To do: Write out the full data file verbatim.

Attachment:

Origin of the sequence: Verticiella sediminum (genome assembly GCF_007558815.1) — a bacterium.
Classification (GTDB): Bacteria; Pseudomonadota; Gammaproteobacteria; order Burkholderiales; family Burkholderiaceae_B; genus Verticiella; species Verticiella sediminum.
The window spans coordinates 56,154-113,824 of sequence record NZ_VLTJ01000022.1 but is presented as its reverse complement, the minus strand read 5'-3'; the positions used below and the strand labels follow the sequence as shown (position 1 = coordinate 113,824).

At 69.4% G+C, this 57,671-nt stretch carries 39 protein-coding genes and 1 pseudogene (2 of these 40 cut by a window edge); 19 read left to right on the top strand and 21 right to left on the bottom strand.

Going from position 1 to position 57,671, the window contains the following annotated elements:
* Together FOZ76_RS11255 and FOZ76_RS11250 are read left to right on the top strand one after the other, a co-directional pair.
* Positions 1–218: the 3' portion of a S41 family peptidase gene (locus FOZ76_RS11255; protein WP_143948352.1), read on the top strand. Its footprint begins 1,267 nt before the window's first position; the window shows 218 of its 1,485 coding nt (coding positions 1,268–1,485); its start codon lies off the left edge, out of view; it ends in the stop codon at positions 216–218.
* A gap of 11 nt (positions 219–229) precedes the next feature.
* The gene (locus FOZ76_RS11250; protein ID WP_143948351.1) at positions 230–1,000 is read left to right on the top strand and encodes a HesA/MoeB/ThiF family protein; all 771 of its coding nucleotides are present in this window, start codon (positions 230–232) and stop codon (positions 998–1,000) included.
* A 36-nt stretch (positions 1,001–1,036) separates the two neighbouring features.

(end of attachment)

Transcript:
Origin of the sequence: Verticiella sediminum (genome assembly GCF_007558815.1) — a bacterium.
Classification (GTDB): Bacteria; Pseudomonadota; Gammaproteobacteria; order Burkholderiales; family Burkholderiaceae_B; genus Verticiella; species Verticiella sediminum.
The window spans coordinates 56,154-113,824 of sequence record NZ_VLTJ01000022.1 but is presented as its reverse complement, the minus strand read 5'-3'; the positions used below and the strand labels follow the sequence as shown (position 1 = coordinate 113,824).

At 69.4% G+C, this 57,671-nt stretch carries 39 protein-coding genes and 1 pseudogene (2 of these 40 cut by a window edge); 19 read left to right on the top strand and 21 right to left on the bottom strand.

Going from position 1 to position 57,671, the window contains the following annotated elements:
* Together FOZ76_RS11255 and FOZ76_RS11250 are read left to right on the top strand one after the other, a co-directional pair.
* Positions 1–218: the 3' portion of a S41 family peptidase gene (locus FOZ76_RS11255; protein WP_143948352.1), read on the top strand. Its footprint begins 1,267 nt before the window's first position; the window shows 218 of its 1,485 coding nt (coding positions 1,268–1,485); its start codon lies off the left edge, out of view; it ends in the stop codon at positions 216–218.
* A gap of 11 nt (positions 219–229) precedes the next feature.
* The gene (locus FOZ76_RS11250; protein ID WP_143948351.1) at positions 230–1,000 is read left to right on the top strand and encodes a HesA/MoeB/ThiF family protein; all 771 of its coding nucleotides are present in this window, start codon (positions 230–232) and stop codon (positions 998–1,000) included.
* A 36-nt stretch (positions 1,001–1,036) separates the two neighbouring features.